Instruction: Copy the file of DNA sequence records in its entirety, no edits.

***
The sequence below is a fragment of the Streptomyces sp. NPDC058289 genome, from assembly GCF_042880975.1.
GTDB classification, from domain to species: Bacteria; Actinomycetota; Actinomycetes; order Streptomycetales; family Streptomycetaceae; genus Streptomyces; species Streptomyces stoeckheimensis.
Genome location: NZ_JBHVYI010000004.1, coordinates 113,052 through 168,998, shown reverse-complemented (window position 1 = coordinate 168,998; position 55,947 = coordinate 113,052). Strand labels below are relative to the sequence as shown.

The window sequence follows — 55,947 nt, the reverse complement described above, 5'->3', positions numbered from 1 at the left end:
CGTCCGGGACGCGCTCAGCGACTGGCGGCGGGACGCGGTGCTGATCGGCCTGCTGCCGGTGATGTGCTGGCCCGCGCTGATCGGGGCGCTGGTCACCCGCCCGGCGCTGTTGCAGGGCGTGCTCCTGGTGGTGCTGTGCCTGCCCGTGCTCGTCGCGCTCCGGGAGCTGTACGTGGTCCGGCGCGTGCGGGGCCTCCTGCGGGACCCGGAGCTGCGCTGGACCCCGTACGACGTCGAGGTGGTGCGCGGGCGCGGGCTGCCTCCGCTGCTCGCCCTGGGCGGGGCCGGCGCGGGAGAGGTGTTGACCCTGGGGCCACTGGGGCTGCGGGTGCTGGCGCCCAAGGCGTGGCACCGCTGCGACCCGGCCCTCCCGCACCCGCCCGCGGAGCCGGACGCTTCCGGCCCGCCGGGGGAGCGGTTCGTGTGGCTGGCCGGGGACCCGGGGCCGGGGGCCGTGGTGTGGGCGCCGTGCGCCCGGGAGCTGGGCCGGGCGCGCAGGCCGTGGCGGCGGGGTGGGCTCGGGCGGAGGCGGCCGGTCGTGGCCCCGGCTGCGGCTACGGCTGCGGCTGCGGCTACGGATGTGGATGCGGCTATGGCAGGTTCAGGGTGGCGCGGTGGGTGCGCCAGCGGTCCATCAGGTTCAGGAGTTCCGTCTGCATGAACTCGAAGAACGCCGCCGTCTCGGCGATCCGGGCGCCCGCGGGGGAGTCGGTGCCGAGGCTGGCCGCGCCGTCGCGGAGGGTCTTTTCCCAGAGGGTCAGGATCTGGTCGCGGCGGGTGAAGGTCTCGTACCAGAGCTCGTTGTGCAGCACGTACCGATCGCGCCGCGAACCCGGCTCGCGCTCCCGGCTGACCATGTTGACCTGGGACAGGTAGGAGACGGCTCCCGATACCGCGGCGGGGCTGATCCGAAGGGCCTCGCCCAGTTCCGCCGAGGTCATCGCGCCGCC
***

The sequence below is a fragment of the Streptomyces sp. NPDC058289 genome, from assembly GCF_042880975.1.
GTDB classification, from domain to species: Bacteria; Actinomycetota; Actinomycetes; order Streptomycetales; family Streptomycetaceae; genus Streptomyces; species Streptomyces stoeckheimensis.
Genome location: NZ_JBHVYI010000004.1, coordinates 113,052 through 168,998, shown reverse-complemented (window position 1 = coordinate 168,998; position 55,947 = coordinate 113,052). Strand labels below are relative to the sequence as shown.

The window sequence follows — 55,947 nt, the reverse complement described above, 5'->3', positions numbered from 1 at the left end:
CGTCCGGGACGCGCTCAGCGACTGGCGGCGGGACGCGGTGCTGATCGGCCTGCTGCCGGTGATGTGCTGGCCCGCGCTGATCGGGGCGCTGGTCACCCGCCCGGCGCTGTTGCAGGGCGTGCTCCTGGTGGTGCTGTGCCTGCCCGTGCTCGTCGCGCTCCGGGAGCTGTACGTGGTCCGGCGCGTGCGGGGCCTCCTGCGGGACCCGGAGCTGCGCTGGACCCCGTACGACGTCGAGGTGGTGCGCGGGCGCGGGCTGCCTCCGCTGCTCGCCCTGGGCGGGGCCGGCGCGGGAGAGGTGTTGACCCTGGGGCCACTGGGGCTGCGGGTGCTGGCGCCCAAGGCGTGGCACCGCTGCGACCCGGCCCTCCCGCACCCGCCCGCGGAGCCGGACGCTTCCGGCCCGCCGGGGGAGCGGTTCGTGTGGCTGGCCGGGGACCCGGGGCCGGGGGCCGTGGTGTGGGCGCCGTGCGCCCGGGAGCTGGGCCGGGCGCGCAGGCCGTGGCGGCGGGGTGGGCTCGGGCGGAGGCGGCCGGTCGTGGCCCCGGCTGCGGCTACGGCTGCGGCTGCGGCTACGGATGTGGATGCGGCTATGGCAGGTTCAGGGTGGCGCGGTGGGTGCGCCAGCGGTCCATCAGGTTCAGGAGTTCCGTCTGCATGAACTCGAAGAACGCCGCCGTCTCGGCGATCCGGGCGCCCGCGGGGGAGTCGGTGCCGAGGCTGGCCGCGCCGTCGCGGAGGGTCTTTTCCCAGAGGGTCAGGATCTGGTCGCGGCGGGTGAAGGTCTCGTACCAGAGCTCGTTGTGCAGCACGTACCGATCGCGCCGCGAACCCGGCTCGCGCTCCCGGCTGACCATGTTGACCTGGGACAGGTAGGAGACGGCTCCCGATACCGCGGCGGGGCTGATCCGAAGGGCCTCGCCCAGTTCCGCCGAGGTCATCGCGCCGCC